Most of us seek an increased sense of calmness, serenity and inner peace. We would like less chaos, stress and conflict with people, situations and our selves. At times we may feel restless, irritable and bothered by something we may not actually be able to name.
What is this internal conflict about?
This inner struggle is usually associated with an outer conflict.
At times one is asked to decide amongst two or more paths or choices. This struggle sometimes involves someone overcoming his/her own nature and thus, one hesitates, avoids, and even fears, countering the usual ways.
We live for the most part in a dualistic world – good and bad, right and wrong, always and never. These opposites or polarities challenge our living in peace.
Psychologically, we call this holding the tension of opposites.
A part of us wants to do the usual, the familiar, and what protects Ego; yet, another part may whisper another way – the higher road, the challenging and unfamiliar action, and the one that will be the better choice. This new way, integrates shadow material – counters our old usual ways.
In these moments, we are wrestling with our selves – the antithesis of inner peace! And yet, if we become conscious of the wrestlers, this can lead to inner peace.
As in the biblical story of Jacob wrestling with an angel, he is in fact, wrestling with himself – confronting his own guilt and anxiety for past actions. In the end, he was blessed when he asked for (in order to identity) the name of the part of him that his Ego was psychically struggling with. He could have defended his former (deceptive, trickster) ways, however; ‘blessings’ came when he actually acknowledged his range of human (and often, not so flattering!) traits.
We also may be wrestling with past choices and actions that continue to ‘take up space’ in our minds. These psychic cobwebs need to be cleared out or they will continue to haunt us. They are the baggage in our psychological and emotional attics and cellars. In 12-step programs, Step 4 (Made a searching and fearless moral inventory of ourselves.)asks one to acknowledge (identify and name, as Jacob did) our resentments, angers, fears and guilts.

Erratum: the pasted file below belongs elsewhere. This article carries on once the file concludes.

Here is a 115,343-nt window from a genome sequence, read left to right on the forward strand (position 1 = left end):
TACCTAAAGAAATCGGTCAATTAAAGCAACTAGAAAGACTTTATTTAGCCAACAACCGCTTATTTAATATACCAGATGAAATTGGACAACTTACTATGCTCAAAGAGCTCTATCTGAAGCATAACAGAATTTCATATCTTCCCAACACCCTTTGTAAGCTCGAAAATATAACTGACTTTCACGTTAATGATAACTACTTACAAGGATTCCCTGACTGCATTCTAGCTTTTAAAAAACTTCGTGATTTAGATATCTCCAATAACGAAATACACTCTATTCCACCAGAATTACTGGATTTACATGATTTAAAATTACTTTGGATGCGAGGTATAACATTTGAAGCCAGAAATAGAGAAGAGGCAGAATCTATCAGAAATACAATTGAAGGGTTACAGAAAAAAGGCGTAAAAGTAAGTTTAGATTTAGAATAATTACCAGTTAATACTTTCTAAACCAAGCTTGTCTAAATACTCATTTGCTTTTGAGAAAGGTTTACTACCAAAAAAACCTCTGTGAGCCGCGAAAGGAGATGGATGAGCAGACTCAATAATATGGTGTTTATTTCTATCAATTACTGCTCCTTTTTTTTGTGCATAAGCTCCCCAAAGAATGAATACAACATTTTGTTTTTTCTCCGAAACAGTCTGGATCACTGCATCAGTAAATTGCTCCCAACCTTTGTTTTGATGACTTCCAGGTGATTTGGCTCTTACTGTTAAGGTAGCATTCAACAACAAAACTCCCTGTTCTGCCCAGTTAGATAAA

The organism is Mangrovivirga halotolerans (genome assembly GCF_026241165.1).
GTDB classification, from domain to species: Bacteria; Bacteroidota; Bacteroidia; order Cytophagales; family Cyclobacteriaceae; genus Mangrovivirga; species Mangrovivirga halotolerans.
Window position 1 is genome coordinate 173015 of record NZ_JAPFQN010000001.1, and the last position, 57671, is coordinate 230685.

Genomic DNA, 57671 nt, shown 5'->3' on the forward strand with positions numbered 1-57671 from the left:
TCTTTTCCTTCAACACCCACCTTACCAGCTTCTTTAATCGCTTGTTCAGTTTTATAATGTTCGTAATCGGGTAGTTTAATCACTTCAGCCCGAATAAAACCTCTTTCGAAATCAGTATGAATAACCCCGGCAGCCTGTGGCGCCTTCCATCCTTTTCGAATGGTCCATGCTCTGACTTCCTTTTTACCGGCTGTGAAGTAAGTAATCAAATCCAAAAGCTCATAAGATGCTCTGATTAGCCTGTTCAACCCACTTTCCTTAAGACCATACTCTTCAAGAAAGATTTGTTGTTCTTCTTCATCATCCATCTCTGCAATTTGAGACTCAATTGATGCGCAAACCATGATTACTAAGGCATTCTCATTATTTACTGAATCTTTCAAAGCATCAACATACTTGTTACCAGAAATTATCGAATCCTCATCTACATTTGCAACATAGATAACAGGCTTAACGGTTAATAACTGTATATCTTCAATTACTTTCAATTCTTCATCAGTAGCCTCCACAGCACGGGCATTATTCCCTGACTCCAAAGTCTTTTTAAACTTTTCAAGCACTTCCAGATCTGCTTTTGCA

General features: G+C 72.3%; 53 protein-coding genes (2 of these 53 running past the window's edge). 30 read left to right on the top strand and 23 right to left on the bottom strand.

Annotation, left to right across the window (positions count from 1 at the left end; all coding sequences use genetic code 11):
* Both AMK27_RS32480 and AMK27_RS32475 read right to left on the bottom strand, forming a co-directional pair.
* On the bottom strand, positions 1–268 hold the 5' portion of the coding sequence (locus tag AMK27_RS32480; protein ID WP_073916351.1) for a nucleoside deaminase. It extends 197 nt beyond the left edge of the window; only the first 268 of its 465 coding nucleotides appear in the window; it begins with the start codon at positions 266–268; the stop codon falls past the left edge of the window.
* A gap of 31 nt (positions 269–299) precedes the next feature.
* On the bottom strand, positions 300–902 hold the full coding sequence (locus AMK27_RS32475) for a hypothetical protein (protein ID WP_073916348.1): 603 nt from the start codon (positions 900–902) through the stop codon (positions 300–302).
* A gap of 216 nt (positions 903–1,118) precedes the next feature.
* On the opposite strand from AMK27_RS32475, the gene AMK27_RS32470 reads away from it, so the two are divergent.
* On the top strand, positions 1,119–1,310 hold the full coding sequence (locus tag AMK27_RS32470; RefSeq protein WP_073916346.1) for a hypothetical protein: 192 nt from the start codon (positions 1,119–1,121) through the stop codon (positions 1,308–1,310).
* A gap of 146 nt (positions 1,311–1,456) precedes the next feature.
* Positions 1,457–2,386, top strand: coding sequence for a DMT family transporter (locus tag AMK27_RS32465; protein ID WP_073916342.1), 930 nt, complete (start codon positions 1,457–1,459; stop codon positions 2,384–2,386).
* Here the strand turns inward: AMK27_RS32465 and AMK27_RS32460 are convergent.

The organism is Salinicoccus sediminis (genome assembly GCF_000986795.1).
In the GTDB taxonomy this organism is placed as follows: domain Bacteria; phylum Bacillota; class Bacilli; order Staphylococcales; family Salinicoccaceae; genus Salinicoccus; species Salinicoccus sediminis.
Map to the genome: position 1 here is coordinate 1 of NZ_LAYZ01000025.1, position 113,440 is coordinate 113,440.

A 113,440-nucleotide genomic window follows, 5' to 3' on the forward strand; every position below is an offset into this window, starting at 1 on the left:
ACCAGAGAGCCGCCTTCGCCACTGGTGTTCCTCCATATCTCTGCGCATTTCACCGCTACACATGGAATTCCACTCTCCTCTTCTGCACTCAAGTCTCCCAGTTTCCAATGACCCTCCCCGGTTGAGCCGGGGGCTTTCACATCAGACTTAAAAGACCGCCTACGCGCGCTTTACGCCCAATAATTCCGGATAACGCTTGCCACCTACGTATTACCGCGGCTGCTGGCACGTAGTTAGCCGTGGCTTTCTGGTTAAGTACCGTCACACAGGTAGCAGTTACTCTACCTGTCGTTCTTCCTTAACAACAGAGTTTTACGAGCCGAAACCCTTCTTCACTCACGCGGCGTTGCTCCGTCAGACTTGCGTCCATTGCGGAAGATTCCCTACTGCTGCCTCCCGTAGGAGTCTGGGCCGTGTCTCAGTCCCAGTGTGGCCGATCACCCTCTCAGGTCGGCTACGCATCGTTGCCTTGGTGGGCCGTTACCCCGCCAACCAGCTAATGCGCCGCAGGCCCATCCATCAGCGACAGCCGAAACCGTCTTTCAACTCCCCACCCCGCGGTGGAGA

If we still hold negative energy around people and situations this influences our current state of mind, how we view others, self, and the world, and contributes in a caustic way to how we behave.
What to do?
- Be mindful of when you are irritable or ‘off’.
- Perhaps there is a decision you are making or have recently (or from the past) made (that is not sitting ‘right’ with you)?
- Identify the parts of self wrestling or at conflict.
- What part has the better (more integral, albeit perhaps challenging) option
- Carry out the decision (see previous article on “Making the Next Best Choice”) or if it is already done, forgive, make amends, etc.
When we choose wisely, we can feel it. We let out a sigh, sit up straighter, get better sleeps, and smile contently to our selves. We did it! We apologized, we held the door open, we got off the couch, and we did what we truly intended to do. Living with integrity helps create inner peace.
Other indicators of inner peace include:
- a tendency to think and act spontaneously rather than on fear-based past experiences
- an unmistakeable ability to enjoy each moment
- a loss of interest in judging other people and interpreting their actions
- a loss of interest in conflict and winning
- a loss of the ability to worry
- frequent overwhelming times of gratitude and appreciation
- frequent smiling
- feelings of connecting with others and nature
- an increasing tendency to let things happen rather than make them happen
- an increasing ability to see others with compassion
What is getting in the way of your inner peace? Identify which of these statements are lacking. What would create the better likelihood of the statement happening? (e.g., more compassion and gratitude, less having to win, etc.). What traits or beliefs in yourself prevent you from being what is asked? What psychic cobwebs need to be cleared?